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Kirkcudbrightshire Visitor Travel Guide Page

We have compiled a travel and holiday information guide to help with your holiday stay in Kirkcudbrightshire.

About Kirkcudbrightshire

Douglas Castle, Kirkcudbrightshire

Kirkcudbrightshire is a south-western Scottish county. Within its borders are the smaller islands of Little Ross and Hestan. Both are used for lighthouses. The north-western section of the county proves to be desolate, wild, and rocky. Here, the main mountains are the Merrick at 2,764 feet that is the tallest in Scotland's south, as well as the Rinns of Kells. Its principal peaks are Millfire at 2,350 feet, Meikle Millyea at 2,446 feet, Carlins Cairn at 2,650 feet, and Corscrine at 2,668 feet above sea level. Other lofty peaks rise in the South-west of the county. Lamachan reaches 2,349 feet, Larg achieves 2,216 feet, and Cairnsmore of Fleet rises to 2,331 feet. The North sees the glorious hill of Cairnsmuir of Carsphairm that makes 2,612 feet, as well as the Windy Standard at 2,287 feet.

In the south, Kirkcudbrightshire proves to be generally level or gently rolling. It is known for its beautiful scenery. Here, the shores are rocky and brazen, indented as they are by a great number of estuaries that create natural harbours. Because the sea is so shallow in these lochs, they are not much utilized for shipping. The Solway shows off big reaches of sand at low tide. This fast moving tide has commonly caused people to be killed.

There are countless waters and burns in this county. Longer rivers in Kirkcudbrightshire are the River Cree that empties into the sea after thirty miles, the River Dee that is black coloured by the peat it contains for almost thirty-six miles, the River Urr that forms from Loch Urr then reaches the sea after twenty-seven miles, the River Ken that joins into the River Dee at the south part of Loch Ken following twenty-four miles of beautiful scenery, and the River Deugh that twists and winds amazingly along for twenty miles.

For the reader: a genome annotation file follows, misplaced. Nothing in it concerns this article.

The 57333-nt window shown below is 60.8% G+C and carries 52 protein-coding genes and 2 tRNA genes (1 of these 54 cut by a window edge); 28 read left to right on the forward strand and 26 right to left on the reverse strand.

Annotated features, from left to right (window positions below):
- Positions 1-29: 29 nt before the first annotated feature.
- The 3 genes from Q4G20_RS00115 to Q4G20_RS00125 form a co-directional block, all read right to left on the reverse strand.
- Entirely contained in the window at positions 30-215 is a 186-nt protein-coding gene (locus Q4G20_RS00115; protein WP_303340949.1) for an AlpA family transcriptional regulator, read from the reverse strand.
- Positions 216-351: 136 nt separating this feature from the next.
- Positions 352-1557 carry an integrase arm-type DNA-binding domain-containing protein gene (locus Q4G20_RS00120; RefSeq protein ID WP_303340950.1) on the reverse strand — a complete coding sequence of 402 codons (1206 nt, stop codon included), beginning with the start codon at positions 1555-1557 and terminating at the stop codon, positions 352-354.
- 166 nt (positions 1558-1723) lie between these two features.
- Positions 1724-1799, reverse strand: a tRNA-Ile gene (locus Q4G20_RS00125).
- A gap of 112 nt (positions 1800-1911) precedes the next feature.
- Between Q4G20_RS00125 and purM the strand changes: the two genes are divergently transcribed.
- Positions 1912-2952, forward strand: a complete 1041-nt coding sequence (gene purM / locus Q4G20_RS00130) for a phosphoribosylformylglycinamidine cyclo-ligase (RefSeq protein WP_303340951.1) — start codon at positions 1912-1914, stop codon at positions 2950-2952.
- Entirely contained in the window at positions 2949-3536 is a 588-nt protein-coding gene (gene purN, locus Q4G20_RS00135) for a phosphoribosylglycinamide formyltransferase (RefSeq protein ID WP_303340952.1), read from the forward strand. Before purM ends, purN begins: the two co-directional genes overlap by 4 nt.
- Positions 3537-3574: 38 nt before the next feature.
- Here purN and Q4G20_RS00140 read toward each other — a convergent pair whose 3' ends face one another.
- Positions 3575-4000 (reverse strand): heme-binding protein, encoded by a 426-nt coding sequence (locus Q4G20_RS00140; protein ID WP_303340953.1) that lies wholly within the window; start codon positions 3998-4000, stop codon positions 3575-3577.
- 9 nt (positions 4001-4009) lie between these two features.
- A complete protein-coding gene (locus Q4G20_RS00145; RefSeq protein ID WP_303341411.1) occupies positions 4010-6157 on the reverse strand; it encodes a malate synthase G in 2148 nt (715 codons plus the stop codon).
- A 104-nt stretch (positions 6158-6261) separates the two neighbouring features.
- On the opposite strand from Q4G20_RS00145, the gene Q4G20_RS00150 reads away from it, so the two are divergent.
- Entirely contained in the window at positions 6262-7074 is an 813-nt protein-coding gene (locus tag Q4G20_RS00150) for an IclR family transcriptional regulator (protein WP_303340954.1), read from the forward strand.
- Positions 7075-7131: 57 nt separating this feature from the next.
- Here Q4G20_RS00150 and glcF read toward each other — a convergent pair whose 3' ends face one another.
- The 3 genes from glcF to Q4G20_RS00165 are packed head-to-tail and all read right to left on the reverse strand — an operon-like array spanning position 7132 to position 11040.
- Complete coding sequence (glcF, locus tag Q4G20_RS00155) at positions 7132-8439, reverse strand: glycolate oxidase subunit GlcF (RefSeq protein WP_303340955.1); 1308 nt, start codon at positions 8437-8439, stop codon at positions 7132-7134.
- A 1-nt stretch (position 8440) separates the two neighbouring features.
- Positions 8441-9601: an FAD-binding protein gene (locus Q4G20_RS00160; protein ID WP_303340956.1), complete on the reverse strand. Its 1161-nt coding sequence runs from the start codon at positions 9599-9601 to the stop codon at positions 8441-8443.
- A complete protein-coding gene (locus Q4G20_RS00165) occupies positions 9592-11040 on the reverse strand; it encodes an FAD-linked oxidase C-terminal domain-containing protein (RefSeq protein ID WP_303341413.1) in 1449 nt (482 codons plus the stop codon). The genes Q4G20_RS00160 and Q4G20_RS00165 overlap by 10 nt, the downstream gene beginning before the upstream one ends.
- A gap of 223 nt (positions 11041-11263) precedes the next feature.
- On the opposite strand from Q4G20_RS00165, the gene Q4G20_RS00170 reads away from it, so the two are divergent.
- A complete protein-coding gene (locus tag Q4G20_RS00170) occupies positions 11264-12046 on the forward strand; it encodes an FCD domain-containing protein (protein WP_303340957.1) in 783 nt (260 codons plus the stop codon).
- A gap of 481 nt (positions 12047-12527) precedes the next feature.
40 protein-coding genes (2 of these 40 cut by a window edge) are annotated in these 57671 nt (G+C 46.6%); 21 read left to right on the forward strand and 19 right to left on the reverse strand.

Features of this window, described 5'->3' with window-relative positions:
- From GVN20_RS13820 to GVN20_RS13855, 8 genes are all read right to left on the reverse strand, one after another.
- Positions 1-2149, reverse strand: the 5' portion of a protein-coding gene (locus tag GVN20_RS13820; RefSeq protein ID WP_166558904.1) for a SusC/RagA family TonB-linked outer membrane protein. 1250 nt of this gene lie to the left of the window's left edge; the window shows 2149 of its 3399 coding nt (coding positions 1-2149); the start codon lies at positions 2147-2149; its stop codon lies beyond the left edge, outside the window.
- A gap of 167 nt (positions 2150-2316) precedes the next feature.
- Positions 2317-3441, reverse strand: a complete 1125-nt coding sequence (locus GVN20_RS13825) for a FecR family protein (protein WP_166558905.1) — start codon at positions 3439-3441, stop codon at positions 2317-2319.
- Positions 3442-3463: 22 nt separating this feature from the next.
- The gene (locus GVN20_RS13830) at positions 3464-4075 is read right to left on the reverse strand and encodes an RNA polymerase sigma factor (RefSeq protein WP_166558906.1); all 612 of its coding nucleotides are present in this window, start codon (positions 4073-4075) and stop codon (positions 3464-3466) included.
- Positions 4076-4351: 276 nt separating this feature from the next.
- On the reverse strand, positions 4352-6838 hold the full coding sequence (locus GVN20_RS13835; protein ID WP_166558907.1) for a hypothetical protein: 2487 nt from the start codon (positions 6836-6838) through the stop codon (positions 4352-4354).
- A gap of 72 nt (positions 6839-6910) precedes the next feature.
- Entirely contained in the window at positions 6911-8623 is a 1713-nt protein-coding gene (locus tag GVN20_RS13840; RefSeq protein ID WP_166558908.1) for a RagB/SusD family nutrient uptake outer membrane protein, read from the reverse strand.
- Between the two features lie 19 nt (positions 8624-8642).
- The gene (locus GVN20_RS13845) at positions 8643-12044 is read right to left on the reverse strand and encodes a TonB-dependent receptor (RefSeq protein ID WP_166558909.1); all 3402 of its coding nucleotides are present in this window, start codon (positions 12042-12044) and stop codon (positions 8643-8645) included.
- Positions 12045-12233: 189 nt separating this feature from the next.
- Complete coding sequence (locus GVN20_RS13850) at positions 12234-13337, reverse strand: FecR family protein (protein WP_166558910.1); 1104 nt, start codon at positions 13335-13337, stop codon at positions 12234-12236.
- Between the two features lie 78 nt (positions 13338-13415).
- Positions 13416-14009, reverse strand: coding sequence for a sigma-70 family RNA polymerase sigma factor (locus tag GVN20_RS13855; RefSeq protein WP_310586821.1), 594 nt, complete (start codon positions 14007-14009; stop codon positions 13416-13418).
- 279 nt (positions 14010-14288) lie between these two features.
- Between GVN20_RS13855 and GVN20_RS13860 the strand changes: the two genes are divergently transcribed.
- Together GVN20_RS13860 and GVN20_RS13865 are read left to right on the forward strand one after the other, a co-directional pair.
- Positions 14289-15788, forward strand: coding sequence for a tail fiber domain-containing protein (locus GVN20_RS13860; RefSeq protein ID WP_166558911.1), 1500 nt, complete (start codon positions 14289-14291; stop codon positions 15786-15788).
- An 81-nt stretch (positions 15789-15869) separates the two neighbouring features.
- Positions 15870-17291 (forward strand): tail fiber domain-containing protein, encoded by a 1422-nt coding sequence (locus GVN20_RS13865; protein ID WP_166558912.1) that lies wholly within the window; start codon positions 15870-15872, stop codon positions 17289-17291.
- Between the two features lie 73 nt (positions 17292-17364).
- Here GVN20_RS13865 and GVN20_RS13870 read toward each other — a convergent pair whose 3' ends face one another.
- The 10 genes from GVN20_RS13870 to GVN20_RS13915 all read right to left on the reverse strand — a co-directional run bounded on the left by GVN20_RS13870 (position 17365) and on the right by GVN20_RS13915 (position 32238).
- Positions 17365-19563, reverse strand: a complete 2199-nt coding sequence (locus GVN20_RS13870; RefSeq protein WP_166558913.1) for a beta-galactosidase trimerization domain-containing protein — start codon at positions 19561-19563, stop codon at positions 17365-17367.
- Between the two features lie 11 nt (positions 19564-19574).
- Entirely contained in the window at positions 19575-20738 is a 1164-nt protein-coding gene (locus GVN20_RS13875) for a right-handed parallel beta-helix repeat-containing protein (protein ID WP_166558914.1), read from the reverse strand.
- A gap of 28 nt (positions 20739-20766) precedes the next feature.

There are numerous lochs in the county. Loch Ken at six miles long and two miles wide is the only one of any size. Only one glen is spoken of in the county, that of Glen Trool, famous for its romantic scenery and connection with Robert Bruce.

Attractions & Heritage Sites within Kirkcudbrightshire

1. Broughton House - 12 High Street, Kirkcudbright, Kirkcudbrightshire, DG6 4JX

Broughton House was structured during the 18th century and housed the great 19th century artists, E.A. Hornel.

2. Stewartry Museum - St. Mary Street, Kirkcudbright, Kirkcudbrightshire, DG6 4AQ

Stewartry Museum showcases some of the most prominent historical artifacts in southern Scotland. Notably, the prehistoric rock engravings.

3. The CocoaBean Company - Twynholm, Kirkcudbrightshire, DG6 4NP

The CocoaBean Company specialize in new chocolate products geared towards potential and existing customers. Customers may participate in the creation of their very own chocolate!

See Full List of Attractions & Heritage Sites in Kirkcudbrightshire

Towns and Villages in Kirkcudbrightshire

Kirkcudbrightshire has some lovely towns and villages to explore, below is a list with a short summary and link to more information about it and pictures.

  • Castle Douglas - has been a market town since the Middle Ages... More...
  • Kirkcudbright - sits at the end of its long bay on the north side of the Solway Firth... More...

Useful Contact Information for Kirkcudbrightshire

Castle Douglas Tourist Information Centre
Markethill Car Park, Castle Douglas, Dumfries and Galloway (Kirkcudbrightshire), DG7 1AE
Tel No: 01556 502611

Gatehouse of Fleet Tourist Information Centre
Mill on the Fleet, High Street, Gatehouse of Fleet, Dumfries and Galloway (Kirkcudbrightshire), DG7 2HS
Tel No: 01557 814099

Kirkcudbright Tourist Information Centre
Harbour Square, Kirkcudbright, Dumfries and Galloway (Kirkcudbrightshire), DG6 4HY
Tel No: 01557 330494